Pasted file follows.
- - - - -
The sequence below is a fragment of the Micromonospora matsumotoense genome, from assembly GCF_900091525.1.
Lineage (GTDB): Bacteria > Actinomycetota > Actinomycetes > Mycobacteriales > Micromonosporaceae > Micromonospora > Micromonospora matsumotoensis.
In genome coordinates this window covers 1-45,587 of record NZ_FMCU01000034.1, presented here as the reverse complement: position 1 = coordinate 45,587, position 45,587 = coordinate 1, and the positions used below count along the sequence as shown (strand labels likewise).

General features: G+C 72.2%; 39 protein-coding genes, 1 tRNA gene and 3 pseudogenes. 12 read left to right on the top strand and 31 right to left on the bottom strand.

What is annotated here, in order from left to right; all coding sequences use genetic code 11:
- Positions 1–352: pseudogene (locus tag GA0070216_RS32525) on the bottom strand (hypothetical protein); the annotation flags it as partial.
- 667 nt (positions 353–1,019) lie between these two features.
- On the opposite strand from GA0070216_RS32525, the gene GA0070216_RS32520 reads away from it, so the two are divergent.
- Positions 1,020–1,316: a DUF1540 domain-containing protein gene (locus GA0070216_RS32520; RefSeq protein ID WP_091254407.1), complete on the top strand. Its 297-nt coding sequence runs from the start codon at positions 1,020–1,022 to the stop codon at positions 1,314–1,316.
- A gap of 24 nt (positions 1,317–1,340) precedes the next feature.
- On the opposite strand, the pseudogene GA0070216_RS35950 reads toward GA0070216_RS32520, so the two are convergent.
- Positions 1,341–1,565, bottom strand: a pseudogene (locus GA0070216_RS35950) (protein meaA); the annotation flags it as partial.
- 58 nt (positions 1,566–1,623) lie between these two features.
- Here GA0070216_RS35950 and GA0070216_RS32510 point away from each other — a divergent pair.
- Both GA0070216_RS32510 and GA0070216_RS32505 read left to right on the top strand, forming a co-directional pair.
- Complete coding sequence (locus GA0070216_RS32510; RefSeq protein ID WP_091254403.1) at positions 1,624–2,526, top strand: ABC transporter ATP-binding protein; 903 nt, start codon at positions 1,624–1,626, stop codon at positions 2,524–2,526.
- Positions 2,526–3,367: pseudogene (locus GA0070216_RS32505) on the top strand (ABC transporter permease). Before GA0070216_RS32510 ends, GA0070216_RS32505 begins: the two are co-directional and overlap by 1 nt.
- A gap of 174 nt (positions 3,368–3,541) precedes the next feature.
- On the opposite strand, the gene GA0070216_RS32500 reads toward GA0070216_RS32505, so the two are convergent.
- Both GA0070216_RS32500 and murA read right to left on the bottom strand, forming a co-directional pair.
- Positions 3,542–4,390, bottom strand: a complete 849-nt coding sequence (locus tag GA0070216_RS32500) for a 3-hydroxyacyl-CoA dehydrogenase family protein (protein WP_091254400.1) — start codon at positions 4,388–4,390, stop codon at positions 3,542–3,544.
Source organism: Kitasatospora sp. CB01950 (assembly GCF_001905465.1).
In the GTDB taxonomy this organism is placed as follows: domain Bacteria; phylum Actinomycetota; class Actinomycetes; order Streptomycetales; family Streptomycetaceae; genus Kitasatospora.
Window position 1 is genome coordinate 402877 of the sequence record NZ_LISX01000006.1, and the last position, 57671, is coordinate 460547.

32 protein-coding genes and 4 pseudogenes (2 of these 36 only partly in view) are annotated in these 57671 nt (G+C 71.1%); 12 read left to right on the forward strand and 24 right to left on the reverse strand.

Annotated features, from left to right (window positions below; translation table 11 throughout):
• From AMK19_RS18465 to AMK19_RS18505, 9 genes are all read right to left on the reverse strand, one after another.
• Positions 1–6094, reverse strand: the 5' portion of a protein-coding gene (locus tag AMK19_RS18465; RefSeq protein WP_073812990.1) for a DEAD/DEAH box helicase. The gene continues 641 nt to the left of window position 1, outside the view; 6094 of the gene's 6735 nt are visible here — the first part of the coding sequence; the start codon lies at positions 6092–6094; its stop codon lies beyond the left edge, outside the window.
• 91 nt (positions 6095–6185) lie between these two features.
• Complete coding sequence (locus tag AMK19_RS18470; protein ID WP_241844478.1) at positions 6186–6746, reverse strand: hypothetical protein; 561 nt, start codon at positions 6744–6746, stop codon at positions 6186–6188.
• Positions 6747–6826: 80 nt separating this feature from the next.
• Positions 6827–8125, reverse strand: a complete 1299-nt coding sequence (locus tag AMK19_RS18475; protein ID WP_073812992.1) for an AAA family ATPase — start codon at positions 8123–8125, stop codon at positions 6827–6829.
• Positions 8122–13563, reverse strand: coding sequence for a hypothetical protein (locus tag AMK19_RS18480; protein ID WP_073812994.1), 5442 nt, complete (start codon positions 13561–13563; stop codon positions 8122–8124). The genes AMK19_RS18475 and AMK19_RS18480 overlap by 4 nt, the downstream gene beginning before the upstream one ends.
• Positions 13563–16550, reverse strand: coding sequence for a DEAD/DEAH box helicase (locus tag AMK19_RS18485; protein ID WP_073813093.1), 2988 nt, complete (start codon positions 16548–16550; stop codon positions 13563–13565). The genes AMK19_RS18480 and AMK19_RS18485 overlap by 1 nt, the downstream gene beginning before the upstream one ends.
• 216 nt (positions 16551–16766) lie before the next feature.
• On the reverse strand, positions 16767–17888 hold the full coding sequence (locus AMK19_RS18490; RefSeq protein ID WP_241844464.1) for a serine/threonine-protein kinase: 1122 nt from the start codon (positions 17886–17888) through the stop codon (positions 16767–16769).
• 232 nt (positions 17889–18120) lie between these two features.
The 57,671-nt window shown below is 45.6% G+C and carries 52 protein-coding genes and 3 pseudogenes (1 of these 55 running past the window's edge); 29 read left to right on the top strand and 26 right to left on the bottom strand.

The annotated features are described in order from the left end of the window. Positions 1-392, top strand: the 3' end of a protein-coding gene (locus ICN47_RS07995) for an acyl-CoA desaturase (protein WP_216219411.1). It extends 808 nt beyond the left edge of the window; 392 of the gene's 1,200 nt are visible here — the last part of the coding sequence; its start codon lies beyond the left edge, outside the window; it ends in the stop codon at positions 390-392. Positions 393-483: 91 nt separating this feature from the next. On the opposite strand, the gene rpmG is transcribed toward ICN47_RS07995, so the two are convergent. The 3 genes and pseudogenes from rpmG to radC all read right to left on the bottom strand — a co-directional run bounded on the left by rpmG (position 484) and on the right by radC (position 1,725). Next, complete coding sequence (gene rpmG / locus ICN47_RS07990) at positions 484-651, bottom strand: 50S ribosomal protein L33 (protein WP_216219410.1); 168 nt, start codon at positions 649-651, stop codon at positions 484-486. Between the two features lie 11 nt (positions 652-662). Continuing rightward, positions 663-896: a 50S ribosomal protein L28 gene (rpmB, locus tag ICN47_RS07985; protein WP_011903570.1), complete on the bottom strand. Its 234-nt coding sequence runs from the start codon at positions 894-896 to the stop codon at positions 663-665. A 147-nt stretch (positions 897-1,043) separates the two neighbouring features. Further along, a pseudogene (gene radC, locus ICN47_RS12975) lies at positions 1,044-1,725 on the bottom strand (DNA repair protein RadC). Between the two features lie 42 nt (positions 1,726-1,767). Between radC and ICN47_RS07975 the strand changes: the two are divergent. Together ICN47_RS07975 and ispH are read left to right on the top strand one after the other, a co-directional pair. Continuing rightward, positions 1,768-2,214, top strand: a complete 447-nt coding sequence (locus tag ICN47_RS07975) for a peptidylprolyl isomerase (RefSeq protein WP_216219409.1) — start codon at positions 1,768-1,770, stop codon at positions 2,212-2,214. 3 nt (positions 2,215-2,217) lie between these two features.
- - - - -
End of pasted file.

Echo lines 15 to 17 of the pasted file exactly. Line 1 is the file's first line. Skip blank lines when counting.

- Both GA0070216_RS32510 and GA0070216_RS32505 read left to right on the top strand, forming a co-directional pair.
- Complete coding sequence (locus GA0070216_RS32510; RefSeq protein ID WP_091254403.1) at positions 1,624–2,526, top strand: ABC transporter ATP-binding protein; 903 nt, start codon at positions 1,624–1,626, stop codon at positions 2,524–2,526.
- Positions 2,526–3,367: pseudogene (locus GA0070216_RS32505) on the top strand (ABC transporter permease). Before GA0070216_RS32510 ends, GA0070216_RS32505 begins: the two are co-directional and overlap by 1 nt.